Despite the passage of time, the stunning images of the royal procession of mummies held on April 3, 2021 around the world, are still fresh in everyone’s memory: the mummies of the pharaohs and the important queens of ancient Egypt were displayed in the streets of Cairo as they were transported from the Egyptian Museum to their new home at the Museum of Egyptian Civilization.
Who built the National Museum of Egyptian Civilization?
In 1982, UNESCO, at the request of the Egyptian government, undertook a campaign to build the National Museum of Egyptian Civilization in Cairo. In 1999, they searched for a suitable location near Fustat, and the current location was chosen. The first stone was laid in 2002 under President Hosni Mubarak to make it one of the largest and most important antiquities museums in the country.
In 2017, Frenchman Ricciardon, director of the American University in Cairo, donated 5,000 artifacts to the National Museum of Egyptian Civilization.
In February of the same year, the National Museum partially opened, only the temporary exhibition hall with a length of 1,000 meters including a temporary exhibition entitled “Egyptian Handicrafts through the Ages”, with the aim of showcasing the development of Egyptian handicrafts (ceramics, weaving, carpentry and jewelry).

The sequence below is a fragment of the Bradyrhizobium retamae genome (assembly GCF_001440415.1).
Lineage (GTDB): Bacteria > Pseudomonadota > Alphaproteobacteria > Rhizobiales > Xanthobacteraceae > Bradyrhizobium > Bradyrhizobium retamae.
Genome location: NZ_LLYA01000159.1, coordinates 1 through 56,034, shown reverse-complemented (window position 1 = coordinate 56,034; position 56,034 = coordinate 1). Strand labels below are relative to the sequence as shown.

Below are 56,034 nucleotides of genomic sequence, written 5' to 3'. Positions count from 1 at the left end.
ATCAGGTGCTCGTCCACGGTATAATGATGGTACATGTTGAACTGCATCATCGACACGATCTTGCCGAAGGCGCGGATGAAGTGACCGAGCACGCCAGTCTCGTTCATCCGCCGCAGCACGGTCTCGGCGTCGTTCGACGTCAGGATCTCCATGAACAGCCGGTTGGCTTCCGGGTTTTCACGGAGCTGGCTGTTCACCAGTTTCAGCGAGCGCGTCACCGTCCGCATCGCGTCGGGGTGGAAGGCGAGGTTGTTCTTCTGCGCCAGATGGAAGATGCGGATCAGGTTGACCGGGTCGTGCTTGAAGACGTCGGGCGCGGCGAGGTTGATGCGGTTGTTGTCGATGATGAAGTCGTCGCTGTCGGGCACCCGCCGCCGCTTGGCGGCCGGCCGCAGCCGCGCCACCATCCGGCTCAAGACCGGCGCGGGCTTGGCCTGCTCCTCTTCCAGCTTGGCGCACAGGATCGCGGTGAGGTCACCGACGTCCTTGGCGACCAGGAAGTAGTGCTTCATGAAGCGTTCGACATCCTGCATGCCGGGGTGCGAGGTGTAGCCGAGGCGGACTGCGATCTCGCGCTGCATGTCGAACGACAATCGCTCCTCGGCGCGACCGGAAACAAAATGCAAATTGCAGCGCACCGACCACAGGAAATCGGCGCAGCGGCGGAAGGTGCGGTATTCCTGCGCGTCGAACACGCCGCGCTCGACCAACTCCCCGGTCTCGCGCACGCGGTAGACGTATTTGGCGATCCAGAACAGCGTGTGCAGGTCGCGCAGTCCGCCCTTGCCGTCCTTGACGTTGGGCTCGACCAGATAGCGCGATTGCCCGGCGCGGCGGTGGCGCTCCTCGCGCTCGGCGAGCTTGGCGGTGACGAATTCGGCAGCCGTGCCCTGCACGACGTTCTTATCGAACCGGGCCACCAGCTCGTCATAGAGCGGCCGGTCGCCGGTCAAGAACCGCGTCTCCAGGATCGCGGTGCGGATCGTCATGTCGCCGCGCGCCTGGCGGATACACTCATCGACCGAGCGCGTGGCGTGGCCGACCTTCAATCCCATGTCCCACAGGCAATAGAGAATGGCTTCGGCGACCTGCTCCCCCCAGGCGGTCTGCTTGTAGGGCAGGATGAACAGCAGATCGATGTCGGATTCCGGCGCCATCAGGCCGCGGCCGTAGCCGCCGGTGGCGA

Is the Grand Egyptian Museum the same as the National Museum of Egyptian Civilization (NMEC)?
It is important not to be confused with the Grand Egyptian Museum, the largest archaeological museum in the world located just a few kilometers from the pyramids of Giza. Instead, the Egyptian Museum of Civilization was opened in 2017, and since then, its collection has been enriched with contributions from other museums, such as the arrival of famous Pharaonic mummies.
This exhibition includes about 420 artifacts selected from some museums and fashion models, in addition to large screens showing documentaries On April 3, 2021, 22 mummies of 18 pharaohs and four queens were transferred to the museum by the Egyptian Museum in an event called “Golden Parade of Royal Mummies”. The event marked the official opening of the National Museum of Egyptian Civilization
National Museum of Egyptian Civilization Background
The museum’s permanent collection is divided into two zones, one thematic and the other temporal.